- EU bodies — Legal entities created under EU law including decentralised agencies may be part of the consortium, unless provided for otherwise in their basic act.
- Joint Research Centre (‘JRC’)— Where provided for in the specific call conditions, applicants may include in their proposals the possible contribution of the JRC but the JRC will not participate in the preparation and submission of the proposal. Applicants will indicate the contribution that the JRC could bring to the project based on the scope of the topic text. After the evaluation process, the JRC and the consortium selected for funding may come to an agreement on the specific terms of the participation of the JRC. If an agreement is found, the JRC may accede to the grant agreement as beneficiary requesting zero funding or participate as an associated partner, and would accede to the consortium as a member.
- Associations and interest groupings — Entities composed of members (e.g. European research infrastructure consortia (ERICs)) may participate as ‘sole beneficiaries’ or ‘beneficiaries without legal personality’. However, if the action is in practice implemented by the individual members, those members should also participate (either as beneficiaries or as affiliated entities, otherwise their costs will NOT be eligible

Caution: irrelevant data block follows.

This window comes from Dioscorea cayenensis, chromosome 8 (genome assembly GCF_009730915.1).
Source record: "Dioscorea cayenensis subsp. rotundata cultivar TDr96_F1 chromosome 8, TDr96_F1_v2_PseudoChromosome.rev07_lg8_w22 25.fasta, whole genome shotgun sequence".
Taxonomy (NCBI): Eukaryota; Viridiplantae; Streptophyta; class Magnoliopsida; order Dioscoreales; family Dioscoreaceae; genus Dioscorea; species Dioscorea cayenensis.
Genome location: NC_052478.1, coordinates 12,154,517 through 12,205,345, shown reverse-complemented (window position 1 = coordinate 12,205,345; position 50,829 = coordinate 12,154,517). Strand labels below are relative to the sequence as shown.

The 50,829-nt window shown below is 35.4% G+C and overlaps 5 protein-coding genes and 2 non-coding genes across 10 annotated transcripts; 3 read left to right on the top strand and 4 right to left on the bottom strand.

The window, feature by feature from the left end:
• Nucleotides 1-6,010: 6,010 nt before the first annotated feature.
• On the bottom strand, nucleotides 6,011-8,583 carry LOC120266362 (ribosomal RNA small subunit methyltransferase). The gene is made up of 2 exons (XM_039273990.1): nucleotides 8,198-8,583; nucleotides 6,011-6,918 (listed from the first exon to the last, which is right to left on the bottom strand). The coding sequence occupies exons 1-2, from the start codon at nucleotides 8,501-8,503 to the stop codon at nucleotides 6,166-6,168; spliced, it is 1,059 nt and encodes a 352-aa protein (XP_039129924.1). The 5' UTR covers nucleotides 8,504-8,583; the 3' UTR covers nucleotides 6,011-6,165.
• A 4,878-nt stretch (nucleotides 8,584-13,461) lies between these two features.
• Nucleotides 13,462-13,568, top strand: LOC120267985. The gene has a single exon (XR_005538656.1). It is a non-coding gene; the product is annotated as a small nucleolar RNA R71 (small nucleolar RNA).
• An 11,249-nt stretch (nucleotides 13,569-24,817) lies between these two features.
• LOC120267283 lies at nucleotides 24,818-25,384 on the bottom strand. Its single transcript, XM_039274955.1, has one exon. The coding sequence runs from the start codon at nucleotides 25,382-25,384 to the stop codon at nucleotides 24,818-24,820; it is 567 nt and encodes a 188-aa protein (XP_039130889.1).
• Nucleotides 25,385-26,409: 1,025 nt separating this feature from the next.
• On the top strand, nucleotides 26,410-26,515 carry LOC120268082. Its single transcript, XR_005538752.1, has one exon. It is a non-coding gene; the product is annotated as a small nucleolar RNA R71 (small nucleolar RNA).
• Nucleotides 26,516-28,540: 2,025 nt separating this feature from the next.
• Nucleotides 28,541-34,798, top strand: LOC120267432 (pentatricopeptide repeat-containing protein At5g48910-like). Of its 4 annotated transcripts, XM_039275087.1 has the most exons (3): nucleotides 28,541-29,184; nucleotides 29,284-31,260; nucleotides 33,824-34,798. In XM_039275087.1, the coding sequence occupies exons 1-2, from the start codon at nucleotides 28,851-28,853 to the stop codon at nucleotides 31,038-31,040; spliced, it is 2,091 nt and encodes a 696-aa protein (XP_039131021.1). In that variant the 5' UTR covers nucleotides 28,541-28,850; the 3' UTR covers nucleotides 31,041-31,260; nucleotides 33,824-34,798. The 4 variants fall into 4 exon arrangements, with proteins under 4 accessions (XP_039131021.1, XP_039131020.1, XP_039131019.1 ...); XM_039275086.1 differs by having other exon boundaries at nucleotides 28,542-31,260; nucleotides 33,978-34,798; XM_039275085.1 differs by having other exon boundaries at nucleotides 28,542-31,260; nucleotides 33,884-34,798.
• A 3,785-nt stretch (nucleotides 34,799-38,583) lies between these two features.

Relevance for EU Macro-Region
EUSAIR - EU Strategy for the Adriatic and Ionian Region, EUSALP - EU Strategy for the Alpine Space, EUSBSR - EU Strategy for the Baltic Sea Region, EUSDR - EU Strategy for the Danube Region
UN Sustainable Development Goals (UN-SDGs)
All proposals must be submitted electronically via the Funders & Tenders Portal electronic submission system (accessible via the topic page in the Search Funding & Tenders section). Paper submissions are NOT possible.
Proposals must be complete and contain all parts and mandatory annexes and supporting documents, e.g. plan for the exploitation and dissemination of the results including communication activities, etc.
The application form will have two parts:
- Part A (to be filled in directly online) contains administrative information about the applicant organisations (future coordinator and beneficiaries and affiliated entities), the summarised budget for the proposal and call-specific questions;
- Part B (to be downloaded from the Portal submission system, completed and then assembled and re-uploaded as a PDF in the system) contains the technical description of the project.
Annexes and supporting documents will be directly available in the submission system and must be uploaded as PDF files (or other formats allowed by the system).
The limit for a full application (Part B) is 45 pages.